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What Is LPG & Is It Right For Your Home?

Becky Mckay
By: Becky Mckay
Updated: 27th March 2024

For off-grid homes, LPG is a highly efficient fuel alternative to oil, electricity and solid fuel such as coal. LPG is a lower carbon fuel than oil and coal and delivers a highly energy efficient performance when used in home heating.

What is LPG?

LPG, or Liquefied Petroleum Gas, is a popular fuel for heat and cookers, vehicles, BBQs and more. It's a colourless hydrocarbon gas which has been pressured into a liquid form. It is both highly efficient and low in carbon which has made it a popular alternative to oil heating for homes not connected to the natural gas network.

LPG can be extracted from natural gas streams or petroleum but usually it is collected as a byproduct of the crude oil refinery process.

LPG has a very low boiling point and at room temperature will evaporate back into a gas. However, it holds a lot more energy, and so is more efficient, when in a liquified problem. This is why it is stored in pressurised bottles and tanks to prevent it from evaporating.

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Propane vs Butane

There are two types of LPG: propane and butane. Both can be used to power appliances in homes and businesses, although each type has a different boiling temperature and is best suited to different applications.

Propane has a lower boiling point of -42°C and works better in lower temperatures. This makes it propane perfectly suited to powering heat and cooking appliances such as those used in caravans or patio heaters. Propane is also a popular choice for commercial applications.

Butane has a higher boiling point of -2°C and so is usually used in indoor settings such as gas heaters, cooking appliances and central heating boilers. Per cubic metre, butane provides more energy than propane.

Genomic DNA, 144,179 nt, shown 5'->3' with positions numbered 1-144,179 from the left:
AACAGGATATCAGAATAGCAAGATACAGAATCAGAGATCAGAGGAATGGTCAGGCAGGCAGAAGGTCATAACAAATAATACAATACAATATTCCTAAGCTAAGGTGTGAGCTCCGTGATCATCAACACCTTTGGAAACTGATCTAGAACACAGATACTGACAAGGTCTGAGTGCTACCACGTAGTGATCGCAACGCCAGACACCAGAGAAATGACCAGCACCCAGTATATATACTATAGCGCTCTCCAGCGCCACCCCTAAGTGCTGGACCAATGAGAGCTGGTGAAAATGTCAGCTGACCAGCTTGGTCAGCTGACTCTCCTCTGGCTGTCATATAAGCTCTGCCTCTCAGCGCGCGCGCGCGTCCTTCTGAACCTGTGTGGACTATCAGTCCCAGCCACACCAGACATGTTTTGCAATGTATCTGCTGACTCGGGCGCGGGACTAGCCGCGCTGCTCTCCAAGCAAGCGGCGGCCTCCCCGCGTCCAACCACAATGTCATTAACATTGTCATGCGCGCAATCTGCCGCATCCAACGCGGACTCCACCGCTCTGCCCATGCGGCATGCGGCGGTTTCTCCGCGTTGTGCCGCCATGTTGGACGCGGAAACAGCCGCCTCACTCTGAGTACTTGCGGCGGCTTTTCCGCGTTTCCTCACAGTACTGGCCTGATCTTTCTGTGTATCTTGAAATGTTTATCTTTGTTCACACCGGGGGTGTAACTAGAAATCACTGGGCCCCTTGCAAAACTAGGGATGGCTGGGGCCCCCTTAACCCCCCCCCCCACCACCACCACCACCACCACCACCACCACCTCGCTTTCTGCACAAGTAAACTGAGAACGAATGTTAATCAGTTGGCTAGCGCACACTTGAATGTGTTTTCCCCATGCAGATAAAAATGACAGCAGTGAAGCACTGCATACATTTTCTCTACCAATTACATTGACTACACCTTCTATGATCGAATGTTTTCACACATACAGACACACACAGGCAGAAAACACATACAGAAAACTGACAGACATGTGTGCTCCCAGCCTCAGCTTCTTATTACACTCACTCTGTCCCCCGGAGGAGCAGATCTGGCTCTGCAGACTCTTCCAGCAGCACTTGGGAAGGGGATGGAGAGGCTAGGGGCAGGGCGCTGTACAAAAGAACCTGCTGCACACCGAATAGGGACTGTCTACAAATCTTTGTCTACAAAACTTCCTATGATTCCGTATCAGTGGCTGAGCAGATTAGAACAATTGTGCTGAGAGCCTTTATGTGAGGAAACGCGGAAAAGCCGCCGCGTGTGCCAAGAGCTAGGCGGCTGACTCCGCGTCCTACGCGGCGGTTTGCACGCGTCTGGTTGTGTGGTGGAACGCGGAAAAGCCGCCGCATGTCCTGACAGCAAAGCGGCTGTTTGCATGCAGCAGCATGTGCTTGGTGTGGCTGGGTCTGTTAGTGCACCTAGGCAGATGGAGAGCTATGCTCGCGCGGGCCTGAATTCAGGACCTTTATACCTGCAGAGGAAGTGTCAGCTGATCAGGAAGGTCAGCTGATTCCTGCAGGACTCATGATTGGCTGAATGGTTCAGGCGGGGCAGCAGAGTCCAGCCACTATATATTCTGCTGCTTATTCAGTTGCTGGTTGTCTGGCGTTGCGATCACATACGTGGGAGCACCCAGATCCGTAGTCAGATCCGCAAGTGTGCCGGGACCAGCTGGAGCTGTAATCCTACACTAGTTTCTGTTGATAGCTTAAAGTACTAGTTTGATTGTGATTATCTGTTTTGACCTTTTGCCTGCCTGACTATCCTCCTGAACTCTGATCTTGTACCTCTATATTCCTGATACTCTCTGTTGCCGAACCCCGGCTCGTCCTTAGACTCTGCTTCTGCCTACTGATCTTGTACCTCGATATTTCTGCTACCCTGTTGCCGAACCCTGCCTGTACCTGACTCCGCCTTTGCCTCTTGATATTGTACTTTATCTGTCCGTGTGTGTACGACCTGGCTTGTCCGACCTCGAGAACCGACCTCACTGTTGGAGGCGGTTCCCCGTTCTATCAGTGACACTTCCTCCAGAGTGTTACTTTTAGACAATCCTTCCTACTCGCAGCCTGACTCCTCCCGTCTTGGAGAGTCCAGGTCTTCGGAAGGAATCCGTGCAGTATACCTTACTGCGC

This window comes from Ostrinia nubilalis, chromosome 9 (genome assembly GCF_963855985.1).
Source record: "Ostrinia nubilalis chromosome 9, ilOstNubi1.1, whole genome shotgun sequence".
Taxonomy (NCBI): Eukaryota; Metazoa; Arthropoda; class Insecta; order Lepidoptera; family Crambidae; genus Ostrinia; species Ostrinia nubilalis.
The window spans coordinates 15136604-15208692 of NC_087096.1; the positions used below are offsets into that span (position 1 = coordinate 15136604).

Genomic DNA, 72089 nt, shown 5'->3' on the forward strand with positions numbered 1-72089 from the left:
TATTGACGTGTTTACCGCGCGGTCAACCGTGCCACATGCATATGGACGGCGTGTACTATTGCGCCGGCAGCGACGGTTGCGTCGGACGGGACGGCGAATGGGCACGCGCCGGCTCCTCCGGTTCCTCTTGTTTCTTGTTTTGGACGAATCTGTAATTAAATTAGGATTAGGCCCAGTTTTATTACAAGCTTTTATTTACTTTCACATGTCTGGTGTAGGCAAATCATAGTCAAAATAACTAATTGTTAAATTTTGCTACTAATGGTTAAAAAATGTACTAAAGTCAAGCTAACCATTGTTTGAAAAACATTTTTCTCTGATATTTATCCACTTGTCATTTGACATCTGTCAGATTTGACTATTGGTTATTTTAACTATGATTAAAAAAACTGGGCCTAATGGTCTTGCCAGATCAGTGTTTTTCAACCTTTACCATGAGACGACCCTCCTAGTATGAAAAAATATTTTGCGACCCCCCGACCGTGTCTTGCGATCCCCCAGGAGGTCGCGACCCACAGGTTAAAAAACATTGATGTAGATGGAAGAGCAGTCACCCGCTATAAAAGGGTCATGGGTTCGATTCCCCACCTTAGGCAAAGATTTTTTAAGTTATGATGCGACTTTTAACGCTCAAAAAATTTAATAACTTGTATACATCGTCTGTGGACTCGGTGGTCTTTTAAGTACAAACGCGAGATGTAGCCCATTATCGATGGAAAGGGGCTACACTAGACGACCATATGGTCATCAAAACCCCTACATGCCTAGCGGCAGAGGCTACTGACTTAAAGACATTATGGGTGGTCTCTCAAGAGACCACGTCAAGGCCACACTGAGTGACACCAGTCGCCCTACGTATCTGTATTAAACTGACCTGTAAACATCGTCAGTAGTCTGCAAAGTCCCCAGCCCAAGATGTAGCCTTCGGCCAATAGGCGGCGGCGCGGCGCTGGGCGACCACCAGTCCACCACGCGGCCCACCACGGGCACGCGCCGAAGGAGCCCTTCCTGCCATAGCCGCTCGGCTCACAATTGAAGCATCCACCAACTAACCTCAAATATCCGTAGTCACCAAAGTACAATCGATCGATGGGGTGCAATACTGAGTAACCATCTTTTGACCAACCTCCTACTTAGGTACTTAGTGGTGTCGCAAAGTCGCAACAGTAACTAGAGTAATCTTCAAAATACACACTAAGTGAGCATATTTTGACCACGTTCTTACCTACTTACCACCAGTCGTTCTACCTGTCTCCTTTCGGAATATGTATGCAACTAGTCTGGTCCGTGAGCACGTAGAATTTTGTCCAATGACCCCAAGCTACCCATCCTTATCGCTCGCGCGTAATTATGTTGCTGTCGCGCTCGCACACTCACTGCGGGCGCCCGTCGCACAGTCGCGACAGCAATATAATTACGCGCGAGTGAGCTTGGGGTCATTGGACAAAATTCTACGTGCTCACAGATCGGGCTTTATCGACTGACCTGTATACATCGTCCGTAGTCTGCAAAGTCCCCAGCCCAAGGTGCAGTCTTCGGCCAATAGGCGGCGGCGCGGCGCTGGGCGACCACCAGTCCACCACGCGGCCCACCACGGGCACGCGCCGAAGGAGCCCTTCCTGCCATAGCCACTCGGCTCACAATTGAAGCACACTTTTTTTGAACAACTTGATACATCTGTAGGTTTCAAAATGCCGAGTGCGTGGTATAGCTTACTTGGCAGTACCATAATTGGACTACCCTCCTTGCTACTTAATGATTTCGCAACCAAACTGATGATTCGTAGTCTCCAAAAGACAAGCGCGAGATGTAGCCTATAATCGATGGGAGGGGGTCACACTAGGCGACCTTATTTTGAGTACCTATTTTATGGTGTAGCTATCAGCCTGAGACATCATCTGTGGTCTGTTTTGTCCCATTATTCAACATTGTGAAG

Pros and cons of LPG

If your home is connected to the natural gas grid, switching to an LPG boiler is usually not recommended. This is because LPG is a more costly fuel than natural gas and LPG needs to be delivered and stored in a tank on your property, which means you need to ensure you have a regular delivery scheduled so you don't run out. If you do run out of fuel you may need to pay extra for an emergency delivery. Some LPG storage tanks such as Calor include a monitoring system which tracks how much fuel is left and automatically alerts your supplier when your supply is low.

However, for off-grid homes, LPG offers several benefits over oil, coal or electric heating systems. LPG is a highly efficient fuel and offers a great energy return on every you buy. In addition, when compared to coal and heating oil, LPG produces less carbon when burnt making it a cleaner fuel for our environment. LPG tends to cost more than heating oil, but prices fluctuate, and buying in bulk can bring the cost per litre down.

Read more on the pros and cons of LPG heating in Oil vs LPG: Pros, Cons and Costs.

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Although LPG is a cleaner fuel than oil, it still contributes carbon to the atmosphere and is therefore not a clean source of energy. If you are concerned about your home's carbon footprint, you may want to consider a renewable energy heating system such as an air source heat pump, solar thermal panels or a biomass boiler. These systems take energy from renewable resources and produce zero or very minimal carbon emissions.

You can find more information on the pros, cons and costs of LPG boilers here.

Storing LPG at home

In most homes with LPG heating, the LPG is bought in bulk and stored in a tank outside of the home or business. These tanks can either be installed above ground on a fixed base or underground. If you opt for an underground tank, you will only see a cover which enables the supplier to refill it as needed. Although the tank is on your property, in most cases it is still owned by the supplier. Buying LPG bulk is often cheaper than buying by the bottle and more convenient.

However, some homes can't accommodate this as they either can't store a large tank onsite or delivery access to the property is restricted. Small butane cylinders can be used for stoves or patio heaters, but larger cylinders of propane (over 40kg) are needed for LPG boilers. These cylinders need to be handled with care, should be delivered by a supplier and collected when empty.

Is an LPG boiler right for your home?

If your home is off-grid and you are looking to install an LPG boiler, you need to ensure the engineer is Gas Safe registered. Send us an enquiry today - we'll find up to 3 engineers in your area to provide free, no-obligation quotes.

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Becky Mckay

About the author

Becky Mckay

Becky has been a writer at Boiler Guide since 2021. Her vast boiler knowledge means she’s ready to help with any home heating query, big or small!

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